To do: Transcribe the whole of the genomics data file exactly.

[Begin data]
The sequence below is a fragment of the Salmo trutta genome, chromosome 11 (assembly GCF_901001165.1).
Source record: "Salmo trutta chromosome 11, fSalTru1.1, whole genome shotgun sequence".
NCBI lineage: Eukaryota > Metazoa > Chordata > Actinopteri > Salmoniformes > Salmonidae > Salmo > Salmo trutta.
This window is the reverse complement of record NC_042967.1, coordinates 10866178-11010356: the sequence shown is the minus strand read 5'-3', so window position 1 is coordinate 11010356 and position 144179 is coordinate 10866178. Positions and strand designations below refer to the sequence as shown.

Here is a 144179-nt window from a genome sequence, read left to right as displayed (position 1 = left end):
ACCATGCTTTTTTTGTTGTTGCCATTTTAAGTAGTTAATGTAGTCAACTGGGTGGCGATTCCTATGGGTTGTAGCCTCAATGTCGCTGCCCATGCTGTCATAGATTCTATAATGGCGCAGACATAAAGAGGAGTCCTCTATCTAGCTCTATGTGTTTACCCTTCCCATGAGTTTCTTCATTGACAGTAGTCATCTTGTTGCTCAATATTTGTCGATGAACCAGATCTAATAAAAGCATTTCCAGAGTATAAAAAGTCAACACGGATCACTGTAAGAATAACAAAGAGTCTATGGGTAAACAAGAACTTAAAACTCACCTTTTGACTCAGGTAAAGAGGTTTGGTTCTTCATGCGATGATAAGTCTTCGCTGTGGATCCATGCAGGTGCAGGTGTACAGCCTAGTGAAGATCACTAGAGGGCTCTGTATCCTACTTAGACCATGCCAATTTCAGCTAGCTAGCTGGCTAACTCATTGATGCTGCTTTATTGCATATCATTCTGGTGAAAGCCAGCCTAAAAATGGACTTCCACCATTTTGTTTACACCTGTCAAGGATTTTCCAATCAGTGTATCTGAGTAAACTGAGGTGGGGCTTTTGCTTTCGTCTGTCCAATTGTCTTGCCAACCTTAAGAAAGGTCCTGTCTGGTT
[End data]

The sequence below is a fragment of the Salmo trutta genome, chromosome 11 (assembly GCF_901001165.1).
Source record: "Salmo trutta chromosome 11, fSalTru1.1, whole genome shotgun sequence".
NCBI lineage: Eukaryota > Metazoa > Chordata > Actinopteri > Salmoniformes > Salmonidae > Salmo > Salmo trutta.
This window is the reverse complement of record NC_042967.1, coordinates 10866178-11010356: the sequence shown is the minus strand read 5'-3', so window position 1 is coordinate 11010356 and position 144179 is coordinate 10866178. Positions and strand designations below refer to the sequence as shown.

Here is a 144179-nt window from a genome sequence, read left to right as displayed (position 1 = left end):
ACCATGCTTTTTTTGTTGTTGCCATTTTAAGTAGTTAATGTAGTCAACTGGGTGGCGATTCCTATGGGTTGTAGCCTCAATGTCGCTGCCCATGCTGTCATAGATTCTATAATGGCGCAGACATAAAGAGGAGTCCTCTATCTAGCTCTATGTGTTTACCCTTCCCATGAGTTTCTTCATTGACAGTAGTCATCTTGTTGCTCAATATTTGTCGATGAACCAGATCTAATAAAAGCATTTCCAGAGTATAAAAAGTCAACACGGATCACTGTAAGAATAACAAAGAGTCTATGGGTAAACAAGAACTTAAAACTCACCTTTTGACTCAGGTAAAGAGGTTTGGTTCTTCATGCGATGATAAGTCTTCGCTGTGGATCCATGCAGGTGCAGGTGTACAGCCTAGTGAAGATCACTAGAGGGCTCTGTATCCTACTTAGACCATGCCAATTTCAGCTAGCTAGCTGGCTAACTCATTGATGCTGCTTTATTGCATATCATTCTGGTGAAAGCCAGCCTAAAAATGGACTTCCACCATTTTGTTTACACCTGTCAAGGATTTTCCAATCAGTGTATCTGAGTAAACTGAGGTGGGGCTTTTGCTTTCGTCTGTCCAATTGTCTTGCCAACCTTAAGAAAGGTCCTGTCTGGTT